Illustration: Stephanie Dalton

Lonn Taylor wanted to be a history professor. That is, until Janis Joplin derailed his career plans.

Now 78 years old, Taylor is an old-fashioned raconteur with a bushy mustache, Stetson Open Road hat, and an assortment of snappy bow ties. He’s also the author of more than half a dozen books and a historian who draws inspiration from his adopted home of the Big Bend.

But in 1962, Taylor was enrolled in a doctoral program in New York studying Southeast Asian history. He came to Austin to attend a summer class and happened to move into a garage apartment next door to the legendary rock singer, whose late-night jam sessions with her “seven or eight” musician roommates proved more compelling than Taylor’s coursework.

“We had to buy a rain gauge because the opening of every conversation in July and August is, ‘How many inches did you get last night?’”

“About the second week, I quit going to class,” he confesses. “I never went back to New York. I never got a Ph.D.”

Instead, Taylor hung around town and stumbled into a gig writing exhibit proposals for San Antonio’s 1968 HemisFair, embarking on a career as a museum curator and director. Upon retiring in 2002 as a historian for the Smithsonian’s National Museum of American History, Taylor and his wife, Dedie, settled in Fort Davis, where he writes a weekly column for the Big Bend Sentinel and broadcasts a history program every Friday morning on Marfa Public Radio.

Taylor’s most recent book, Marfa for the Perplexed, was published less than a year ago, but he’s already anticipating his next title this spring. Turning the Pages of Texas aims to bring recognition to the state’s lesser appreciated authors.

Q: You spent much of your childhood overseas and much of your adulthood in Washington, D.C. How’d you come to settle in the Big Bend?
A: I first came out here at the age of 16 with my father, a federal highway engineer. We had just moved back to Fort Worth, and Texas was all fairly new to me. I had never seen a volcanic landscape and high desert like this. I just fell in love with it, but I did not come back for many years. In 1993, I attended a conference at Sul Ross in Alpine. It was an absolutely beautiful spring day. I was driving back to the airport in Midland when I stopped in the Fort Davis Drugstore to have breakfast. They still had payphones then, so I called Dedie and said, “Dedie, quit your job. Sell the apartment. Get down here! This is the place.”

The next spring, we took a three-week vacation, and we went everywhere. We stayed at the Gage in Marathon. We stayed here in Fort Davis. We stayed down in the park at the Chisos lodge. We even stayed at the Three Palms in Presidio. By the time we had finished the tour, we decided Fort Davis was really the place we wanted to retire.

Q: You’ve written a history column, “The Rambling Boy,” for about 15 years. How do you find stories?
A: Oh, there’s no dearth of subject matter. I keep my eyes open. I drive around the countryside and drink coffee with people, talk to them, and when I get desperate, I’ve got a pretty good library of Southwestern history. The column I had the most fun with was on the Marfa lights. I got the most wonderful crackpot theories. My favorite was that the lights are sighted where an Army training base operated in World War II. There are people who sincerely believe the Army was carrying on some kind of secret nuclear experiment out there, and there are piles of radioactive waste. Jackrabbits have gotten into that radioactive waste, and what you’re looking at is the glowing fur of jackrabbits.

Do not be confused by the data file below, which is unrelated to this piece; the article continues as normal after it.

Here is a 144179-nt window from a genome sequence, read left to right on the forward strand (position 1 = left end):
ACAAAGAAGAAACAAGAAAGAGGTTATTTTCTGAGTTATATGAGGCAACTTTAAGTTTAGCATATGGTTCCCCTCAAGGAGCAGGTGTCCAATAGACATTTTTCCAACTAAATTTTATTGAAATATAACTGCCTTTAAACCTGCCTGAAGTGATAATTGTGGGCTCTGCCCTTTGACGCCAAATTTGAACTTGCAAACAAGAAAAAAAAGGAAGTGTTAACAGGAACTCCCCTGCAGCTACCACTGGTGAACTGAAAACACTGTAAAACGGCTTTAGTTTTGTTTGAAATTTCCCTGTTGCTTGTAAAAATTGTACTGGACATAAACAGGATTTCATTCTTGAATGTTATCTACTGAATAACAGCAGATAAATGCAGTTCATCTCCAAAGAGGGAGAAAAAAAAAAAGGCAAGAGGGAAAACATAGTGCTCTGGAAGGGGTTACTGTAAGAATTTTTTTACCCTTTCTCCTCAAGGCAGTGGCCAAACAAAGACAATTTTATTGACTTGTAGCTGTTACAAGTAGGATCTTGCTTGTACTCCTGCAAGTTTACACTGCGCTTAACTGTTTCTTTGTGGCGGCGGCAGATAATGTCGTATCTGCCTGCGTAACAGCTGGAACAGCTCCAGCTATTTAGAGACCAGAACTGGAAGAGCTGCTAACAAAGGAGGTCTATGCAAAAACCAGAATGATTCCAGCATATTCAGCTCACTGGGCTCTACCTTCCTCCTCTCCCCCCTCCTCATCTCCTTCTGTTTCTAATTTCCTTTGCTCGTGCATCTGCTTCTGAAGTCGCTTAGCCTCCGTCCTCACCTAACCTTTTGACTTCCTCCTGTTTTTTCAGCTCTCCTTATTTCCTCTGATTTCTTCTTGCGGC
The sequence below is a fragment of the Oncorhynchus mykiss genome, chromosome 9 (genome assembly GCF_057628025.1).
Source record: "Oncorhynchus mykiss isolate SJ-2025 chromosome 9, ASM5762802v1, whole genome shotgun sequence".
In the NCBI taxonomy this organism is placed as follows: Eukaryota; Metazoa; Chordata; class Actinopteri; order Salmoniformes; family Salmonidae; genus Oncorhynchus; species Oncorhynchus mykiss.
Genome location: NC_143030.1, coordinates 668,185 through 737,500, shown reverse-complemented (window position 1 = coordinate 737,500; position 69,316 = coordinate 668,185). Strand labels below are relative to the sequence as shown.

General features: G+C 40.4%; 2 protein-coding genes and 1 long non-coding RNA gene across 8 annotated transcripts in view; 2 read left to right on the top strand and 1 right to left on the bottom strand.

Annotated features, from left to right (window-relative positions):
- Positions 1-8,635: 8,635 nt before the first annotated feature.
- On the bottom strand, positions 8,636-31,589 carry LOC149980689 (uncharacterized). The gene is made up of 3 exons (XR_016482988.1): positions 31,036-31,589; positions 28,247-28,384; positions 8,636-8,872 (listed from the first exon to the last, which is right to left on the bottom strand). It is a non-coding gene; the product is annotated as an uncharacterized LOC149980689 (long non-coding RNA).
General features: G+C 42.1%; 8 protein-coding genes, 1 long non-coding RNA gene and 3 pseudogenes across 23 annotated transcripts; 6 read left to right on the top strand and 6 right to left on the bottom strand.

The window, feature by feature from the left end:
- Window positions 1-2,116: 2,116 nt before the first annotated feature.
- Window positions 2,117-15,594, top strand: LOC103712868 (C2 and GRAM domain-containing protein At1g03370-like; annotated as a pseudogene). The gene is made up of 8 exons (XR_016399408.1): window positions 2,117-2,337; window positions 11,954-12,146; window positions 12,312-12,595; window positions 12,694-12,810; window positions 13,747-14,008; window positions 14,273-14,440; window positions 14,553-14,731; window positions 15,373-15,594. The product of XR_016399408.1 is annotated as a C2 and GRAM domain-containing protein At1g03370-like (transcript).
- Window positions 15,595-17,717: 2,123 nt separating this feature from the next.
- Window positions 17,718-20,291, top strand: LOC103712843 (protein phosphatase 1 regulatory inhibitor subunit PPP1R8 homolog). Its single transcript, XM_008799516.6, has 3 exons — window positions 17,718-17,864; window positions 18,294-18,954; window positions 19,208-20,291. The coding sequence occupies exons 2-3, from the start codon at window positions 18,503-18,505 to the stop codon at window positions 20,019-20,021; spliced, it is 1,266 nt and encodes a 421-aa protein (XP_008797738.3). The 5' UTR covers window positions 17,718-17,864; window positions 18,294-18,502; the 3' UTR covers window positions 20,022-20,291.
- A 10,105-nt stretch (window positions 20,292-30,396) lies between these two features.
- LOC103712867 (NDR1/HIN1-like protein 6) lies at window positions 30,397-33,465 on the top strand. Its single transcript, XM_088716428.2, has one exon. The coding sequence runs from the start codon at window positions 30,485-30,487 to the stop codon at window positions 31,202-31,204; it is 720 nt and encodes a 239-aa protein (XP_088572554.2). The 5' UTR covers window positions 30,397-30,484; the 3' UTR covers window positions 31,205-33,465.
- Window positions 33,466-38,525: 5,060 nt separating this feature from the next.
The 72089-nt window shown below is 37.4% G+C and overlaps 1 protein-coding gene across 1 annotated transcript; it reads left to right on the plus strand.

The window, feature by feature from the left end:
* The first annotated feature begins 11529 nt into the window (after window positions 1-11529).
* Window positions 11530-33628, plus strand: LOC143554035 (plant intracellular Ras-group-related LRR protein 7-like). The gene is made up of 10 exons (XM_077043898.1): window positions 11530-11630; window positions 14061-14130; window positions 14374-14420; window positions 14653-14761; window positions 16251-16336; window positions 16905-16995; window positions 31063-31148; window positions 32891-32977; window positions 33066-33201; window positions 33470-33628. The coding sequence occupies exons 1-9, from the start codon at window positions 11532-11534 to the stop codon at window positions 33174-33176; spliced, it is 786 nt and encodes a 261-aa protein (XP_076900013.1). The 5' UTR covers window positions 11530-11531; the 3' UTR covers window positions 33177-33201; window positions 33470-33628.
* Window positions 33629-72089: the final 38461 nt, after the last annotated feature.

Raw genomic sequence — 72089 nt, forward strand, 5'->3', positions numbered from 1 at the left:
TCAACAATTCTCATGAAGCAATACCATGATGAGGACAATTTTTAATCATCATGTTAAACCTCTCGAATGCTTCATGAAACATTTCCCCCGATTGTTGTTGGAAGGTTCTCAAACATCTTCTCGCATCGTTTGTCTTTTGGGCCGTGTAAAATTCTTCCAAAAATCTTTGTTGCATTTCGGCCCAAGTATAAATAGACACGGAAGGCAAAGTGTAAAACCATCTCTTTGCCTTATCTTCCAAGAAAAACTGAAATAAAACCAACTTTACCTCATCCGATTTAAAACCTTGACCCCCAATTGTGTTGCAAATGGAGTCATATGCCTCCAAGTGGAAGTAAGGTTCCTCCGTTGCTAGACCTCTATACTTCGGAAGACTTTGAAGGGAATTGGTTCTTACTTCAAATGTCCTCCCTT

Q: You’re working on a memoir about your childhood. How did growing up in the Philippines influence your worldview?
A: It made me understand at a very early age that there are a lot of people in the world who don’t do things the way Americans do. And sometimes they do them better. It also made me a firm believer in the value of multiculturalism because the Philippines is part Malay, Spanish, Chinese, and American. The amalgamation of all those cultures makes them stronger than any one on their own. I see that every day here in the Big Bend. You’ve got Anglos and Hispanos living cheek by jowl with each other, and they have been for a long, long time.

Q: Where should people go when visiting Fort Davis?
A: The Fort Davis National Historic Site is the best preserved 19th-century cavalry post in the West, and it’s very well interpreted. For a place to eat, there’s a little Mexican restaurant called Poco Mexico. It’s owned by the Dutchover family, one of the oldest Hispanic families in Fort Davis and an example of the Mexican-Anglo coalition of the Big Bend. The Dutchovers’ founder was a Belgian immigrant named Anton Diedrick. He came to America right at the beginning of the Mexican War. He enlisted in the Army, and the recruiting sergeant said, “You can’t even speak English. You’re Dutch all over.” And his name was written down on the regimented rolls as Diedrick Dutchallover. He kept the name [later shortened to Dutchover] and came here as a stagecoach guard, married a Mexican woman, and they had 11 children. Half the people in Fort Davis are related to the Dutchovers.

Q: What has surprised you about living in the Big Bend?
A: I think I’ve run out of surprises, but there were plenty when we first moved here. I was not used to having a long chat with the clerk in the grocery store when people were standing in line behind me. Or passing people on the sidewalk and being expected to stop and talk. We had to buy a rain gauge because the opening of every conversation here in July and August is, “How many inches did you get last night?”

Where do you want to go today?

Where do you want to go today?

From the February 2019 issue

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